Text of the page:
Anchored off Mt. La Perouse in Dundas Bay

Sea otter Inside a glacial cave at Reid Glacier
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Cruising Southeast Alaska: John Hopkins and Reid Inlets


After a day at Margerie Glacier, we returned down Tarr Inlet to overnight at Reid Inlet. The anchorage there is close to where Tarr and John Hopkins Inlets join Glacier Bay, and is convenient for visiting the glaciers at their heads. Reid Glacier in Reid Harbor also is one of the few shore-accessible glaciers in the park. Like most glacial-carved inlets, Reid Inlet is generally deep throughout. Most boaters anchor in the northwest corner at the inlet mouth, where a spit provides shelter from northerly winds and and reasonable anchoring depths of 20-30 feet. We instead dropped the hook near the head, in 147 feet, for a close-up view of the glacier. (Map of Glacier Bay; Map of Area.)


  This is the view of Reid Glacier from our anchorage in Reid Inlet that night.
The following morning, we cruised to the head of John Hopkins Inlet to view John Hopkins Glacier. Our luck with the clear weather finally had run out. But that didn't diminish the scenery much.
John Hopkins Glacier is one of the more active in Glacier Bay, and is advancing with a flow rate of about 10-15' per day. Large pieces of ices frequently carved off the face during our visit. Margerie Glacier by comparison is flowing at 6-8' per day and is stable, with much less carving. Most of the other tidewater and terrestrial glaciers in the bay are thinning or receding, with flow rates of less than 5' per day.
The high rate of carving meant a lot more ice in the water. Unlike our Margerie Glacier visit, we eventually had to just push through the ice pack to get close to the glacier face. 
John Hopkins Inlet also is an important harbor seal breading ground. Hundreds of seals packed the ice floes near the head, seemingly unconcerned about the carving ice.
Because it's a breeding ground, the inlet head is off limits to cruise ships and larger passenger vessels. This small tour boat, the Fairweather Express II, arrived as we left and was the only other boat we saw in several hours.
Kayakers are common in Glacier Bay. Here a group has landed to check out a waterfall near the mouth of John Hopkins Inlet.
We anchored for a second night in Reid Inlet at almost the exact spot as the night before--right in front of the glacier in 147 feet. One of the nice things about having a hydraulic windlass is that depths like this don't stress it. We could raise and lower the anchor all day in that depth. The electric winch on the previous boat would have overheated before we brought the anchor up once.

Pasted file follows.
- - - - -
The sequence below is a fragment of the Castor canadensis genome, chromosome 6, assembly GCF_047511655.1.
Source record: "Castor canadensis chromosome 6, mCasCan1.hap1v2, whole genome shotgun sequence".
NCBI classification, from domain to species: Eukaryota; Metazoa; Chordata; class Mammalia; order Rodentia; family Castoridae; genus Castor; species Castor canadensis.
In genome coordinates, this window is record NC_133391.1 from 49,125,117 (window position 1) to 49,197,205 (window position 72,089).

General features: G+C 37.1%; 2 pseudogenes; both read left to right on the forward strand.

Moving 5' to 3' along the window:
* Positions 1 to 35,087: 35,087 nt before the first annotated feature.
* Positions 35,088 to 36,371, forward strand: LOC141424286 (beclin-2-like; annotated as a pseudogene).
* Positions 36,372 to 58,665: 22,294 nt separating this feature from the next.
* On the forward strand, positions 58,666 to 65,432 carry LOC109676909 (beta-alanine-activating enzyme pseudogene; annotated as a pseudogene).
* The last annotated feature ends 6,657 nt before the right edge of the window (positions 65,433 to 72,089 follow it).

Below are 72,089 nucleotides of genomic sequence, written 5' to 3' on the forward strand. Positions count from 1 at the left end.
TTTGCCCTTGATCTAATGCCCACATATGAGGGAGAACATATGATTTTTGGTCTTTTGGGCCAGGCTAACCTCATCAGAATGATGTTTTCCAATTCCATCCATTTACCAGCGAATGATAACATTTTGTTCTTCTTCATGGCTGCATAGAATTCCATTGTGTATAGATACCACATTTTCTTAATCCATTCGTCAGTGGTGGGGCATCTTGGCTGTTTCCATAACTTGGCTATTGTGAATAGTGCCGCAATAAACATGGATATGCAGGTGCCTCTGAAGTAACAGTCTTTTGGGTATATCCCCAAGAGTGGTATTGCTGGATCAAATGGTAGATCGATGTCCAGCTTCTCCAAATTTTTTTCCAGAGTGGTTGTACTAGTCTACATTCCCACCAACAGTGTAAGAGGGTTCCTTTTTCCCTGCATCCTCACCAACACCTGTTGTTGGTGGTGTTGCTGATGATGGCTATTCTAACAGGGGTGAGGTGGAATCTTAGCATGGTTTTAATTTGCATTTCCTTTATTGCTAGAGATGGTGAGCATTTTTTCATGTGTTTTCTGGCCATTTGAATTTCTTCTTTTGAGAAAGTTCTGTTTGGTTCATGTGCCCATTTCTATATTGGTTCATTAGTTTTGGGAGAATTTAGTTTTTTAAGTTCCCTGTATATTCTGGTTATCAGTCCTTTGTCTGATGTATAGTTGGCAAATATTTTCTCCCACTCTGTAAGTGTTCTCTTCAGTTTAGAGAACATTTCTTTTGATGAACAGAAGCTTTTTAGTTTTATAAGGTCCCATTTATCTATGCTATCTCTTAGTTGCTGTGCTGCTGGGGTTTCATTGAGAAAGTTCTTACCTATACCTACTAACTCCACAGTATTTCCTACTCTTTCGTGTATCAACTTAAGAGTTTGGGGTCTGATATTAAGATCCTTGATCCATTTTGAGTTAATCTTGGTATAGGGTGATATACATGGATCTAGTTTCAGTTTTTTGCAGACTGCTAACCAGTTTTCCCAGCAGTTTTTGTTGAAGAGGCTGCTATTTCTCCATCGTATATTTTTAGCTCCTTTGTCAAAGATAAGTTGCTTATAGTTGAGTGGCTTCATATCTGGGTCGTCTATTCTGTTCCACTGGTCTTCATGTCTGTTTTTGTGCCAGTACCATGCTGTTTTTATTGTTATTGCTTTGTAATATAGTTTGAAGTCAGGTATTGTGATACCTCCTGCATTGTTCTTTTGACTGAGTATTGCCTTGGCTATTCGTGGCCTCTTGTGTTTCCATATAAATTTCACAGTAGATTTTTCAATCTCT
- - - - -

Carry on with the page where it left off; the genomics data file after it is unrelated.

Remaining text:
Here's the view from inside the pilot house. You can see why we wanted to anchor where we did.
Reid Glacier is one of the few glaciers that can be easily accessed from shore, another reason we wanted to stop there. We'd actually planned to go ashore the day before, but had a problem with the dinghy davit that we eventually resolved, but not in time to go ashore.
Walking next to the glacier on recently-formed land reminded us of walking across newly-formed land at the lava flows on the Island of Hawaii. Some powerful forces of nature are at work to move rock as a river, whether quickly or slowly, melted or frozen.
The ice has an incredible deep blue color close up, particularly inside this cave at the glacier's base. The dense ice absorbs the high-energy colors at the red end of the spectrum, reflecting back only the low-energy colors at the blue end. Water has the same effect--when we are scuba diving at night, red is one of the first colors to disappear with distance. (And yes, going into a cave inside the glacier, even a glacier that's reasonably stable, was a little crazy.)
Walking away from the glacier was like walking forward through time--the age of the land increased visibly as we proceeded, judging by what was growing on it. First we walked on bare, glacial scrubbed rock, then through patchy grasses, and eventually small shrubs that progressively thickened.
Later that evening, the glacier all but disappeared as a thick fog blanketed the inlet.
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Last updated 2011.06.18